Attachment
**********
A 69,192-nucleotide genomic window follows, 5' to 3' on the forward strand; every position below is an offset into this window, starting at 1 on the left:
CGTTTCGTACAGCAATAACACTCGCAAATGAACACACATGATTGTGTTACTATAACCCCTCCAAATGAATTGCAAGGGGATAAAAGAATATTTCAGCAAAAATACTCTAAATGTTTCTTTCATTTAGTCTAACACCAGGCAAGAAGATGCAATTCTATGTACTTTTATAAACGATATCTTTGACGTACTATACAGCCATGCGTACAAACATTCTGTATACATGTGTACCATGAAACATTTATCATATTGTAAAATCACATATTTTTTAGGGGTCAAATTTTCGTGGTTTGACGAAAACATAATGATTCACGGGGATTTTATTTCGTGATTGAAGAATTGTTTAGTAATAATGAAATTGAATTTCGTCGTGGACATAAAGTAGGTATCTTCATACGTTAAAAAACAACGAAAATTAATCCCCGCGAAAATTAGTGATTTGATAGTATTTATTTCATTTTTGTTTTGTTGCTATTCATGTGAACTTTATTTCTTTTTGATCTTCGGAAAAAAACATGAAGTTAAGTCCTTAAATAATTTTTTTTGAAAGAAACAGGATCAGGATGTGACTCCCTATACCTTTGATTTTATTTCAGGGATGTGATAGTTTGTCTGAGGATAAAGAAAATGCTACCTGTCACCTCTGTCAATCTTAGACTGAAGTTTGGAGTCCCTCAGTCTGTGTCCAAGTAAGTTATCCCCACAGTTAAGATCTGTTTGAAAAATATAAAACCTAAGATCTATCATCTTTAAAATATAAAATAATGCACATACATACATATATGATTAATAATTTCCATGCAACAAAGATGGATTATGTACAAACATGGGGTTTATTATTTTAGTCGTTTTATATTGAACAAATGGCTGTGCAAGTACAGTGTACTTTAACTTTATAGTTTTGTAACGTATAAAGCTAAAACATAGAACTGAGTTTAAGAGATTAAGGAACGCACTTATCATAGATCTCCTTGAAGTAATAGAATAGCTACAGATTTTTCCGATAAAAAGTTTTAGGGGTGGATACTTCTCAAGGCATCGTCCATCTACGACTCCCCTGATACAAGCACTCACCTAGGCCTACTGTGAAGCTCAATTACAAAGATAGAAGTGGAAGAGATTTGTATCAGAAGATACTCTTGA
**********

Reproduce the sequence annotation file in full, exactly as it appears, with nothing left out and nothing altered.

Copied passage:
A 69,192-nucleotide genomic window follows, 5' to 3' on the forward strand; every position below is an offset into this window, starting at 1 on the left:
CGTTTCGTACAGCAATAACACTCGCAAATGAACACACATGATTGTGTTACTATAACCCCTCCAAATGAATTGCAAGGGGATAAAAGAATATTTCAGCAAAAATACTCTAAATGTTTCTTTCATTTAGTCTAACACCAGGCAAGAAGATGCAATTCTATGTACTTTTATAAACGATATCTTTGACGTACTATACAGCCATGCGTACAAACATTCTGTATACATGTGTACCATGAAACATTTATCATATTGTAAAATCACATATTTTTTAGGGGTCAAATTTTCGTGGTTTGACGAAAACATAATGATTCACGGGGATTTTATTTCGTGATTGAAGAATTGTTTAGTAATAATGAAATTGAATTTCGTCGTGGACATAAAGTAGGTATCTTCATACGTTAAAAAACAACGAAAATTAATCCCCGCGAAAATTAGTGATTTGATAGTATTTATTTCATTTTTGTTTTGTTGCTATTCATGTGAACTTTATTTCTTTTTGATCTTCGGAAAAAAACATGAAGTTAAGTCCTTAAATAATTTTTTTTGAAAGAAACAGGATCAGGATGTGACTCCCTATACCTTTGATTTTATTTCAGGGATGTGATAGTTTGTCTGAGGATAAAGAAAATGCTACCTGTCACCTCTGTCAATCTTAGACTGAAGTTTGGAGTCCCTCAGTCTGTGTCCAAGTAAGTTATCCCCACAGTTAAGATCTGTTTGAAAAATATAAAACCTAAGATCTATCATCTTTAAAATATAAAATAATGCACATACATACATATATGATTAATAATTTCCATGCAACAAAGATGGATTATGTACAAACATGGGGTTTATTATTTTAGTCGTTTTATATTGAACAAATGGCTGTGCAAGTACAGTGTACTTTAACTTTATAGTTTTGTAACGTATAAAGCTAAAACATAGAACTGAGTTTAAGAGATTAAGGAACGCACTTATCATAGATCTCCTTGAAGTAATAGAATAGCTACAGATTTTTCCGATAAAAAGTTTTAGGGGTGGATACTTCTCAAGGCATCGTCCATCTACGACTCCCCTGATACAAGCACTCACCTAGGCCTACTGTGAAGCTCAATTACAAAGATAGAAGTGGAAGAGATTTGTATCAGAAGATACTCTTGA